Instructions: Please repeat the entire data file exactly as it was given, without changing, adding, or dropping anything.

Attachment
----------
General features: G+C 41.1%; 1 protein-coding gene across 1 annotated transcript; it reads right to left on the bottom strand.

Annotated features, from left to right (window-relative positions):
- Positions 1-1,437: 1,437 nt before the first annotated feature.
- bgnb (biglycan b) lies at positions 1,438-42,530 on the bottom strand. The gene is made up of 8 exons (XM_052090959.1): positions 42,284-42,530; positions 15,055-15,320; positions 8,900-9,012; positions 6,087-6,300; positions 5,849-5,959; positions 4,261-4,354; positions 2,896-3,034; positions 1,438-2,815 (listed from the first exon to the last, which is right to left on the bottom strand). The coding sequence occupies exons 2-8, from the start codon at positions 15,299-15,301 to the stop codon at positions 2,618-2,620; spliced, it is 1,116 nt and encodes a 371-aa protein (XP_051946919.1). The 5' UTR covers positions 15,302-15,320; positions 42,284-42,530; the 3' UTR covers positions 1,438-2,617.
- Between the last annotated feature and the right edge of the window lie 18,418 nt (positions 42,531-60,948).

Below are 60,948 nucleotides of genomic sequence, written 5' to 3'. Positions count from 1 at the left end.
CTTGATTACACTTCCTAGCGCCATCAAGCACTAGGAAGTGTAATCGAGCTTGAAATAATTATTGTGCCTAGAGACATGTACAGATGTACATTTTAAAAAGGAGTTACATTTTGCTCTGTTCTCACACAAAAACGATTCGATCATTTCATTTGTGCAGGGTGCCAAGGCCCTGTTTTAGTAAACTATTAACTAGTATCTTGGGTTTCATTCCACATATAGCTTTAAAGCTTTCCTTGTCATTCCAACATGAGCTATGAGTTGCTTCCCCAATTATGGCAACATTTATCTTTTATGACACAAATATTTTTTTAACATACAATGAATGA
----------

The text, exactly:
General features: G+C 41.1%; 1 protein-coding gene across 1 annotated transcript; it reads right to left on the bottom strand.

Annotated features, from left to right (window-relative positions):
- Positions 1-1,437: 1,437 nt before the first annotated feature.
- bgnb (biglycan b) lies at positions 1,438-42,530 on the bottom strand. The gene is made up of 8 exons (XM_052090959.1): positions 42,284-42,530; positions 15,055-15,320; positions 8,900-9,012; positions 6,087-6,300; positions 5,849-5,959; positions 4,261-4,354; positions 2,896-3,034; positions 1,438-2,815 (listed from the first exon to the last, which is right to left on the bottom strand). The coding sequence occupies exons 2-8, from the start codon at positions 15,299-15,301 to the stop codon at positions 2,618-2,620; spliced, it is 1,116 nt and encodes a 371-aa protein (XP_051946919.1). The 5' UTR covers positions 15,302-15,320; positions 42,284-42,530; the 3' UTR covers positions 1,438-2,617.
- Between the last annotated feature and the right edge of the window lie 18,418 nt (positions 42,531-60,948).

Below are 60,948 nucleotides of genomic sequence, written 5' to 3'. Positions count from 1 at the left end.
CTTGATTACACTTCCTAGCGCCATCAAGCACTAGGAAGTGTAATCGAGCTTGAAATAATTATTGTGCCTAGAGACATGTACAGATGTACATTTTAAAAAGGAGTTACATTTTGCTCTGTTCTCACACAAAAACGATTCGATCATTTCATTTGTGCAGGGTGCCAAGGCCCTGTTTTAGTAAACTATTAACTAGTATCTTGGGTTTCATTCCACATATAGCTTTAAAGCTTTCCTTGTCATTCCAACATGAGCTATGAGTTGCTTCCCCAATTATGGCAACATTTATCTTTTATGACACAAATATTTTTTTAACATACAATGAATGA